A single post in the last six months. One might wonder what’s been going on. Certainly winter puts a stop to the insect sightings, but it should also free up time for reading books, and writing blogs. This winter, however, much of my free time was spent preparing and submitting photo observations to iNaturalist. This sight is an online community and data hub for naturalists across the world—from professional scientists, to citizen scientists, to casual outdoor types, to rank beginners. I began in October with photographs from a recent trip to southeastern Arizona. And only recently have I come close to being caught up, having submitted over 1,500 photo observations spanning six years of field observations. A lot of dragonflies. A lot of moths.
So what’s the big deal? And what possible good can come of such obsessive effort? Fair question. First off, it’s allowed me to organize a large amount of data, in effect creating a personal guidebook for a lot of local species. Secondly, iNaturalist has some very useful tools for creating checklists and guides for locations. Thirdly, it was a way to share data, to transfer knowledge from a personal collection into the public domain. Once a given observation is submitted, it can then be confirmed by other members of iNaturalist. These verified observation become “research grade” data, imparting some scientific value as part of a range map and supplying general information about that species. Also, if there’s a flower or insect I can’t identify, it’s easy to upload a photo to iNaturalist and ask for ID help—odds are pretty good some one will know what it is. I’ve learned a whole lot of natural history by simply keeping an eye on the constant variety of observations—animals, plants, fungi—submitted from all across the globe. Its really a great method of learning and sharing information and I’d recommend giving it a try.
Henry David Thoreau, whose journals I’ve been reading again, survived without iNaturalist…or a digital camera, but he did document his days in a similar manner—supplying dates, species names, and locations. Occasionally, he would add a simple sketch to the pages. His journals, stretching from 1837 to 1861, consistently log the timing and occurrences of flora and fauna around Concord, Massachusetts, in rich detail. And those volumes of elegant prose are one difference between his efforts and that of most active members of iNaturalist, a product of pen and candles and memory, not keyboard and digital image. Here’s an excerpt from the pages I read this morning:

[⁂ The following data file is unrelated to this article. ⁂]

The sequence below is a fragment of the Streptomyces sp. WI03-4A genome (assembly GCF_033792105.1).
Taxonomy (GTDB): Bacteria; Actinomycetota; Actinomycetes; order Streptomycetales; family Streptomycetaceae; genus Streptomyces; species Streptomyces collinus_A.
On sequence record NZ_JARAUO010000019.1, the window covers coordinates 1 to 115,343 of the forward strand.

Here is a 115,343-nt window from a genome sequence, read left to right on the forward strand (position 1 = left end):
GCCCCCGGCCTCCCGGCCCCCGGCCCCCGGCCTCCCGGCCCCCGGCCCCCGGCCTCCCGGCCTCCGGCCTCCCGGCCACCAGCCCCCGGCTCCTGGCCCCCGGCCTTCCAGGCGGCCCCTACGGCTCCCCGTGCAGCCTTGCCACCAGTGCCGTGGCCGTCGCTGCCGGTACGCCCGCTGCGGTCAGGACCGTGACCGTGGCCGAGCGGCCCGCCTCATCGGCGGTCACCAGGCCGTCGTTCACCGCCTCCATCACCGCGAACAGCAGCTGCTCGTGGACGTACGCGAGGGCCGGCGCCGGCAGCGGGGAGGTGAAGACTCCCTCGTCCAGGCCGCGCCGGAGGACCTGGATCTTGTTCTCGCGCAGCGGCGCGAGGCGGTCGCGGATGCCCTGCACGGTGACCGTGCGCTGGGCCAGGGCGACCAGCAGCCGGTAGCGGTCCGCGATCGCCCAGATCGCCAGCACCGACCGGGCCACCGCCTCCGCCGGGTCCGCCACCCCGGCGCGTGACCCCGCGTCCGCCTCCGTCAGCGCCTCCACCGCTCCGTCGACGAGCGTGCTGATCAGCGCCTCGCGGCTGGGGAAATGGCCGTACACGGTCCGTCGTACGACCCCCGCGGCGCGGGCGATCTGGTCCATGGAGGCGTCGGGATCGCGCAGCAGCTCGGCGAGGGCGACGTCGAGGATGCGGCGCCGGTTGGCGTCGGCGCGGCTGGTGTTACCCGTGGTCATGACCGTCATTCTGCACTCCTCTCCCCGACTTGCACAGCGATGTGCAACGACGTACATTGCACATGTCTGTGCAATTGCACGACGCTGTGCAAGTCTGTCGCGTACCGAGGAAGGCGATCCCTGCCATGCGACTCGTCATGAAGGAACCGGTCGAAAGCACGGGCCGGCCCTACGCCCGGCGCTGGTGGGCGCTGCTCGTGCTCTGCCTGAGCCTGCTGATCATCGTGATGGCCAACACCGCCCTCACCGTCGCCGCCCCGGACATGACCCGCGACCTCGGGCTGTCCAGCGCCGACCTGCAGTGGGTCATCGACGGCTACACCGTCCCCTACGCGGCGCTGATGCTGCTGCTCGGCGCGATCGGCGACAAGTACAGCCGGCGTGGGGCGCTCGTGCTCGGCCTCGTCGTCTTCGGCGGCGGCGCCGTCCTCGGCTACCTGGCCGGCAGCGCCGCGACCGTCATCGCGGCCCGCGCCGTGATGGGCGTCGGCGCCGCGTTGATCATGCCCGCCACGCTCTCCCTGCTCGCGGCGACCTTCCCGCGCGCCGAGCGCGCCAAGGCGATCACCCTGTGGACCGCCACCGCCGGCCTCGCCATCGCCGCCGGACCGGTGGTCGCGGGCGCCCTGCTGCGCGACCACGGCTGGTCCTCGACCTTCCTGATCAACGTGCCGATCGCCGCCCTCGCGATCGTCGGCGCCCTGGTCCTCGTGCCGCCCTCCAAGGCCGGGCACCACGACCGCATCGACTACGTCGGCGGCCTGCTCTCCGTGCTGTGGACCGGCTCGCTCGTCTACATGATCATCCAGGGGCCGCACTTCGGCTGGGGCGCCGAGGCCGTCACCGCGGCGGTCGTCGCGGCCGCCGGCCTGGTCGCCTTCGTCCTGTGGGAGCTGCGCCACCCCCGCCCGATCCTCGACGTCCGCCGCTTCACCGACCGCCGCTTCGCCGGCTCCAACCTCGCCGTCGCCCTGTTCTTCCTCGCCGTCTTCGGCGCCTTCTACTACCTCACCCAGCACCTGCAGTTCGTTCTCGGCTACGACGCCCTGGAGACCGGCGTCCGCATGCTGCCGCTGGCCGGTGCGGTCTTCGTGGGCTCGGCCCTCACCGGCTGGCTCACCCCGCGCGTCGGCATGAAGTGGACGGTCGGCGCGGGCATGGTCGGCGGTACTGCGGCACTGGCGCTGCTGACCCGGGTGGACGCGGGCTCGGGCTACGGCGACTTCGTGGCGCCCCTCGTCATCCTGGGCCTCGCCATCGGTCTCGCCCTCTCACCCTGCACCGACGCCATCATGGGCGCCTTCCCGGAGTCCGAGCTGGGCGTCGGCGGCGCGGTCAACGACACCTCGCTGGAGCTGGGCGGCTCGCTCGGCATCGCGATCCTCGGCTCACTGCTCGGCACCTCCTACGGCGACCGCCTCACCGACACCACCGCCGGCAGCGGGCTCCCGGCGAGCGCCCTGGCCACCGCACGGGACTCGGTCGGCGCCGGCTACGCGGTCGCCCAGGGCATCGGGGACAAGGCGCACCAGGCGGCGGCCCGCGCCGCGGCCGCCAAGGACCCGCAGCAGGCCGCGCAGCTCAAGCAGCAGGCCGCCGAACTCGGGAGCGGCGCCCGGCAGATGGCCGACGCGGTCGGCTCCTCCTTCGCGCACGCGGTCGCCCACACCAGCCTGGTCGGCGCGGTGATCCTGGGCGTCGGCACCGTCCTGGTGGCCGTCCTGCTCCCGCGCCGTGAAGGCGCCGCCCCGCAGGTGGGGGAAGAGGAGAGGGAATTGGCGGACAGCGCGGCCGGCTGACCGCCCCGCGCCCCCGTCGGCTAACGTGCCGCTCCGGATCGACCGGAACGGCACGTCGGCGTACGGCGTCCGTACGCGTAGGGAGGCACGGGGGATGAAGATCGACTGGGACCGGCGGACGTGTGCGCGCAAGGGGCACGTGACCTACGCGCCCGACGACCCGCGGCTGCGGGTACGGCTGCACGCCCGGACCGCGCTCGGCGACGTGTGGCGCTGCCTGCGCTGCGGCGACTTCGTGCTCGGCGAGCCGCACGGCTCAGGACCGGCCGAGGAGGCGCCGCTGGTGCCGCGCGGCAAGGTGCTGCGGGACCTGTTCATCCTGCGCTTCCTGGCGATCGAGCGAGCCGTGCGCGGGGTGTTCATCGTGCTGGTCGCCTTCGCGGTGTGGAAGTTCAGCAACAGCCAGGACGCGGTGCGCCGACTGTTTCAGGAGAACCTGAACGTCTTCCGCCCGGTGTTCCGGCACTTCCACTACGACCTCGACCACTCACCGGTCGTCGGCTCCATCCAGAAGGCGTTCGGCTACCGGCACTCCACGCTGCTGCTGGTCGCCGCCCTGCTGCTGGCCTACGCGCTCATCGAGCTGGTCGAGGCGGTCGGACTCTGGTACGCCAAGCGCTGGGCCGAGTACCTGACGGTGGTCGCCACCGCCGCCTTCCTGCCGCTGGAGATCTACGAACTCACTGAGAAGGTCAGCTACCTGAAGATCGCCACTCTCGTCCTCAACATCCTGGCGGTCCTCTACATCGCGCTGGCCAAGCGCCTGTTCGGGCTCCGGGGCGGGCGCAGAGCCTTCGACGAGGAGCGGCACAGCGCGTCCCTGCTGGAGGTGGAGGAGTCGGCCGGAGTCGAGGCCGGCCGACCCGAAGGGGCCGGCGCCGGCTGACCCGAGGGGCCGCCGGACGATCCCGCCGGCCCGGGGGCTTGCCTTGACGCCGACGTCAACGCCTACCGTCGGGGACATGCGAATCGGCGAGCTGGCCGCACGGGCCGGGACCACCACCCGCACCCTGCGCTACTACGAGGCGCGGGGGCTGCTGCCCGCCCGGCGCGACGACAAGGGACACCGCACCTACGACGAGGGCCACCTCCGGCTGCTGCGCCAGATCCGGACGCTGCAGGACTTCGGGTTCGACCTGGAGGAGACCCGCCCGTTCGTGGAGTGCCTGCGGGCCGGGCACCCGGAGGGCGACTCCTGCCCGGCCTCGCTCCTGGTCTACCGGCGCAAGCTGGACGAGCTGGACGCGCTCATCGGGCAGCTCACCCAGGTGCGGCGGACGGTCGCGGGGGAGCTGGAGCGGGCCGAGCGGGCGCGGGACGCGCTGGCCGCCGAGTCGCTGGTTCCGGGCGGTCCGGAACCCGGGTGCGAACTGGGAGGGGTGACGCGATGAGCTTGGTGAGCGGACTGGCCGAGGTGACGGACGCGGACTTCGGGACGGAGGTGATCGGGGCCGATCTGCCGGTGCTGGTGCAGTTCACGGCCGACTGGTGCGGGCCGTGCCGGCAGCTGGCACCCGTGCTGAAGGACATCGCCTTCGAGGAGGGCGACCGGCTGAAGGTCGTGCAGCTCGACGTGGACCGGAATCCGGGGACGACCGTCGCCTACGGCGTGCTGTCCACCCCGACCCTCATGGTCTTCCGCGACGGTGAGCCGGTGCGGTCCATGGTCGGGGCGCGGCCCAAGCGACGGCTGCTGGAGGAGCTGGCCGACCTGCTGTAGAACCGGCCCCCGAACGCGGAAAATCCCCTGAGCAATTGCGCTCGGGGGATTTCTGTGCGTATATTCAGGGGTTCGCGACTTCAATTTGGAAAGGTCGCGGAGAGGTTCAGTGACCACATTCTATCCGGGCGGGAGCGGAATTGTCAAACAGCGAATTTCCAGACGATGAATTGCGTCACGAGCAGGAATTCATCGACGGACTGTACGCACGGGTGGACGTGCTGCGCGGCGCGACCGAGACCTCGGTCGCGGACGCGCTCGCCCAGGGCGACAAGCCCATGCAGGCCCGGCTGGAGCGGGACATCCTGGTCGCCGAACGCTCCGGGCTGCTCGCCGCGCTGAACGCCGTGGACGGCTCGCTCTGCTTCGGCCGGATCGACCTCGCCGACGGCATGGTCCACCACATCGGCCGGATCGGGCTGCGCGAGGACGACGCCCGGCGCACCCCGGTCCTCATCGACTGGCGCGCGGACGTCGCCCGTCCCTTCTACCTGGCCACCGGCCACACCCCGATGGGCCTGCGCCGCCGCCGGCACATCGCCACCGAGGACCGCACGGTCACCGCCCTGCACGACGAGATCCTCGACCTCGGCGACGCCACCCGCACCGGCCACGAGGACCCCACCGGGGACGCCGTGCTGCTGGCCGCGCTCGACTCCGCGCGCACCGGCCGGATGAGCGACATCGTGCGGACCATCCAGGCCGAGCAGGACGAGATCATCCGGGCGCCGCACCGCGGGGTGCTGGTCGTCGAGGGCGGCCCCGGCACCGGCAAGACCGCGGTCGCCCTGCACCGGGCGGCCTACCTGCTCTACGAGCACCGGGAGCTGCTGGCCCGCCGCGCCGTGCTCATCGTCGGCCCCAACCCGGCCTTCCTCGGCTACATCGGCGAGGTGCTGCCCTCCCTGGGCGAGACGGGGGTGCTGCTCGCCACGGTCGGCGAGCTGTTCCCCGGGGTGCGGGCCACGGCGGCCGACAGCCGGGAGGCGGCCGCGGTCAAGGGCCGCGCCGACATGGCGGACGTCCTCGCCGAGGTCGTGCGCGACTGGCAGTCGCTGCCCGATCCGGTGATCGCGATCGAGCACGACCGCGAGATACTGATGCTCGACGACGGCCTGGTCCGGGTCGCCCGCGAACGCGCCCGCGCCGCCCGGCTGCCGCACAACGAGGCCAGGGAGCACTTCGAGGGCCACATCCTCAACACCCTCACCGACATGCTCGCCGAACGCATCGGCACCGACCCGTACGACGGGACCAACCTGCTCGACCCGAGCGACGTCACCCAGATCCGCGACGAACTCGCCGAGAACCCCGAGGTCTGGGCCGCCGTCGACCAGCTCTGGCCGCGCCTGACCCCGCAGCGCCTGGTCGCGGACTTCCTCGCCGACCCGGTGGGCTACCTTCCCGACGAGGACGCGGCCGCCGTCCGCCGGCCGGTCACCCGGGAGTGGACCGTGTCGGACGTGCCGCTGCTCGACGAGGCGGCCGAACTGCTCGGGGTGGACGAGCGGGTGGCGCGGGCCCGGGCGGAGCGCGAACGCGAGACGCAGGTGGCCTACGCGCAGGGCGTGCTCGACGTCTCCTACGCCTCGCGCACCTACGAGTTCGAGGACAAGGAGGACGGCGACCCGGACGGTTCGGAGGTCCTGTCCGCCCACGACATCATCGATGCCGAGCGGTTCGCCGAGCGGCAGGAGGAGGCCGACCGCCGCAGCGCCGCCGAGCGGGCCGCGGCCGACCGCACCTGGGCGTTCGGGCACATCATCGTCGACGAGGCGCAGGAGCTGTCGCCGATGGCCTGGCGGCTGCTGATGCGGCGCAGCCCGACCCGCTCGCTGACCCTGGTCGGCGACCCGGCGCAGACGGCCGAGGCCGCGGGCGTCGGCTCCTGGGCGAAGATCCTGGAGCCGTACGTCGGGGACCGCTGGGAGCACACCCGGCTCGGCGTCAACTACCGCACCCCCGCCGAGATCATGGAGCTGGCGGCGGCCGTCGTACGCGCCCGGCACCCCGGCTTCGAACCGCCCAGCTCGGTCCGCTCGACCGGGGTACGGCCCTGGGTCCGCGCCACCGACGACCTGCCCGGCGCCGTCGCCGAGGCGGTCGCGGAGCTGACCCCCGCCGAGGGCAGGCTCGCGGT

“The hazel is fully out. The 23rd was perhaps full early to date them. It is in some respects the most interesting flower yet, though so minute that only an observer of nature, or one who looked for them, would notice it. It is the highest and richest colored yet,—ten or a dozen little rays at the end of the buds which are [at] the ends and along the sides of the bare stems. Some of the flowers are a light, some a dark crimson. The high color of this minute, unobserved flower, at this cold, leafless, and almost flowerless season! It is a beautiful greeting of the spring, when the catkins are scarcely relaxed and there are no signs of life in the bush. Moreover, they are so tender that I never get one home in good condition. They wilt and turn black.” – Henry David Thoreau, Journals, March 27, 1853
Having planted several hazelnut trees in our back yard, it was easy to be the “one who looked for them.” I walked into the back yard, camera in hand. Late summer, the squirrels go for the nuts well before they’re ripe, so we’ve never had more than a handful of homegrown hazelnuts. Early summer, I often stop to admire the leaves and enjoy the feel of their felt-like texture. And each year I notice the catkins; today with the branches absolutely bare of leaves they are especially noticeable. However, until reading this passage by Thoreau, I’d never thought to look for the flower.